Oxford Bees

Colony 01

June Harvest

Submitted by will on Wed, 05/06/2019 - 05:50
louvred comb

On Sunday I harvested two supers of honey from Colony 1. They had filled three supers during the spring and had started building comb on top of the crown board.

Harvesting is fairly straightforward now. Cut; spin; strain; put into containers. Easy.

At the edge of one of the supers there was some louvred comb. This is where the bees cross-comb at the edge, reorienting their comb in a direction which looks like it's part of a circle. I cut this out. It's one of the downsides of comb without foundation. Over time I'm building up straight comb to put back into the hives so this happens less.

I also successfully extracted the foundationless comb without any damage to the comb: spin slowing on each side. Then a second spin on each side to get the remainder.

The first Wasp

Submitted by will on Sat, 01/06/2019 - 15:00

I saw the first worker wasp of the season. She was hovering near Colony 1.

Earlier this season we saw a lot of Queen wasps. This suggests that it may be a waspy year. There have also been lots of aphids for the wasps to feed on. Wasps require mostly protein early in the seasons which they use to feed their brood. They switch increasingly to needing sugar during the season, which is why they try to rob honey bee colonies.

I have annual problems with wasps. These are most noticeable in central Oxford. I've seen wasps trying to rob my hives at dawn (6am), at dusk (10pm) and all through the day. This continual onslaught would destroy a weak colony so I stop down the doorways to a space about 9mm by 25mm. Even so the wasps still get in and may even be attacking the bees through the Varroa screen under the hive. It's brutal.

Three full supers on Colony 1

Submitted by will on Mon, 27/05/2019 - 13:17

Colony 1 has been very busy. I opened the top today to find three full supers. The bees were even building above the crown board and would very soon have run out of space.

I lifted off two of the three supers and put two new ones in their place. Then I put a Canadian Clearer Board and replaced the two full ones on top. In a day or two there will be an early harvest.

We had a taste of the fresh honey from on top of the crown board. It had a light colour and subtle aroma which probably indicates Horse Chestnut. The taste had the intensity which only fresh honey can deliver.

Crawling bees and signs of Deformed Wing Virus prevalent across hives

Submitted by will on Sun, 26/05/2019 - 07:00
Dead bees outside the hive. They have likely died after being severely infected with Deformed Wing Virus

Colony 1 has been continuously occupied for over 6 years. Every spring, except 2018, there have been bees crawling around outside the hive -- stricken with Deformed Wing Virus or some other paralysing virus. These bees became food for Sparrows.

This year seems worse than previous years. There appear to be more bees crawling and for longer. This might not be worse than usual but it feels it. In April it was mostly Drones which were crawling around. Now it is more likely to be workers.

Last season had a very cold spring. Four out of seven colonies died from starvation or isolation starvation (ie there were too few bees to reach the few stores that were left). There was a definite brood break which will have reduced the number of Varroa and may have been the reason that there were very few crawling bees that season. Observing crawling bees is confused by the Sparrows eating them. I think that in 2018 there was very little Sparrow activity.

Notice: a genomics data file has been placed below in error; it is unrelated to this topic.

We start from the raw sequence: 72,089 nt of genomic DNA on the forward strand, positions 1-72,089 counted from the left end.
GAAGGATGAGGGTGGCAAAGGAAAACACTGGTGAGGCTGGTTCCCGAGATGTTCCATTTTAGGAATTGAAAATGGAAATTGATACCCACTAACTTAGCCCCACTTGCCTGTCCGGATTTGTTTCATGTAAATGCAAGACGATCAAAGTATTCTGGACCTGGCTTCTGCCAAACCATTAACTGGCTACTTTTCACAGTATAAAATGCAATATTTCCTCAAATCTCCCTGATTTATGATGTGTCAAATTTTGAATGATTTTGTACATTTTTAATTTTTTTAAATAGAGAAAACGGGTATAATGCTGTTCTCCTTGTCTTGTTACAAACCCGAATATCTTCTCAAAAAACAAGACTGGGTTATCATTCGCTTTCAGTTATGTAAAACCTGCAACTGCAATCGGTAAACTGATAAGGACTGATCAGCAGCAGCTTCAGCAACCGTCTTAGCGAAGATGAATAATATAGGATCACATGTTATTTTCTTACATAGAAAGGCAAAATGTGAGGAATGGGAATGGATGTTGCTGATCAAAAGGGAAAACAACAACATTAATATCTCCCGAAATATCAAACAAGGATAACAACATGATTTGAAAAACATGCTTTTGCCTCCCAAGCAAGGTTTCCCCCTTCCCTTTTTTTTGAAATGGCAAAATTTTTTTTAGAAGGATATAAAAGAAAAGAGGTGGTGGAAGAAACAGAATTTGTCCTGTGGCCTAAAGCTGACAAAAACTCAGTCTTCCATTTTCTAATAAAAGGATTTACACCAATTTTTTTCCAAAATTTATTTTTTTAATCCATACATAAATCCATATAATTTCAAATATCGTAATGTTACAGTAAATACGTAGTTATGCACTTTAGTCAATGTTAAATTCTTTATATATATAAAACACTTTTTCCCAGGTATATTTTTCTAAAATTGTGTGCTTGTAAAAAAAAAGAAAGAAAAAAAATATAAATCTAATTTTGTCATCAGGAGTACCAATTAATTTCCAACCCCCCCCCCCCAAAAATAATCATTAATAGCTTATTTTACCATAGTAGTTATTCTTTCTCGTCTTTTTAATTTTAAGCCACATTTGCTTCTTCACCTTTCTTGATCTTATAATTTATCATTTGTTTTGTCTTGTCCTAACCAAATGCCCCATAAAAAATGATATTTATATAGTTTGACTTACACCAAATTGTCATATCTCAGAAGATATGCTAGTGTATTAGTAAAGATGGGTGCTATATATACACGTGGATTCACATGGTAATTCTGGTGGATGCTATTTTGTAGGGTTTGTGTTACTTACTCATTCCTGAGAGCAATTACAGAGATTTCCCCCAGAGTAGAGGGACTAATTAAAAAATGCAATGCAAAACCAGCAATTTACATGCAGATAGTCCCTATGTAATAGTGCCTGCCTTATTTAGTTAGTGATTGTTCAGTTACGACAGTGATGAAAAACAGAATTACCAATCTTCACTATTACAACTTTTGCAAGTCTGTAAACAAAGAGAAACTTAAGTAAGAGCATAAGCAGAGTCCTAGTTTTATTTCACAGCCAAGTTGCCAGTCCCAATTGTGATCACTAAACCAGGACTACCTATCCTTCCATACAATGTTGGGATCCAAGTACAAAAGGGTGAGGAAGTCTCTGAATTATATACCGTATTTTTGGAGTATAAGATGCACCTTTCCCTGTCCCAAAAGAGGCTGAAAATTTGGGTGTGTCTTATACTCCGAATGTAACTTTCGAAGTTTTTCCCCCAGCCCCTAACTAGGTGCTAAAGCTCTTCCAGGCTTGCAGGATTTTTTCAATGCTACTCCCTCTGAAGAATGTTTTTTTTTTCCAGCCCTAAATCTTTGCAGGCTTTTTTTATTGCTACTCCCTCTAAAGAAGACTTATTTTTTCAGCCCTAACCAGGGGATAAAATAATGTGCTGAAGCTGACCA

This season there have been warmer temperature. I can't say for sure whether there was a brood break. There have been higher than expected levels of Varroa this season which suggests that any brood break that did happen had a limited effect on Varroa numbers.

All this points to higher stress in the established hives this season. Conventional wisdom would suggest that there will be colony failures. Perhaps this will happen. I would expect that this would be seen as colonies succumbing to robbing by wasps or other colonies if it does. We'll see what happens.

Varroa fall is worryingly high for Spring

Submitted by will on Sat, 13/04/2019 - 19:38

I have seen a worrying number of Varroa bodies on the floors of my hives. This is particularly concerning at the start of the season because it suggests much higher numbers of the mites later in the season. If I was a conventional bee keeper I would treat the hives now. I'm not going to. We'll see what happens.

I periodically look at the removable floors in my out apiary in town. I've seen Varroa bodies on the floor of all the 3 hives there. I haven't been able to count the rate of fall yet but there were enough bodies to be a concern. There are also Varroa bodies in my hive in Headington. This afternoon I cleaned the hive floor and, 4 hours later, found 2 new bodies. This rate of floor is alarming.

The hives which contain colonies 8 and 12 were insulated with cork last Autumn. It wasn't the best job ever but it might have raised the temperature of the inside the hive so that more brood were raised. This would provide a great opportunity for Varroa to breed through the winter. I don't have evidence whether the insulation worked. I will try to count mite numbers to see whether there is a clear difference between insulated and uninsulated colonies. Colony 01 is uninsulated and has the very high mite count. Confusing.

Around the start of April there were also piles of dead bees outside the front of my hives in central Oxford. These were not fresh. It wasn't clear whether they died in the hive and were dumped by undertaker bees during the cold weather, or whether they crawled out. Either way it's not good news. Colony 8 had more dead than colonies 4 or 12.

I don't know what these bees died from. There were non-flying bees outside the hive on the ground. They could be suffering from a paralysis virus. There were no obvious signs of Deformed Wing Virus. I just don't know and I'm not likely to find out now.

The season has definitely begun

Submitted by will on Sat, 30/03/2019 - 10:44

All four hives which went into winter have survived. All four are now busy and apparently thriving.

There is dropped pollen on the base boards. There are dropped brood cappings. There is evidence that they're cleaning out old cells (the fine brown dust on the base board). There are also wax moth droppings -- showing that wax moth move in while the bees are in their winter cluster. I didn't see any ejected wax moth larvae. I did seem some dead Varroa.

There is lots of blossom around. The season is underway.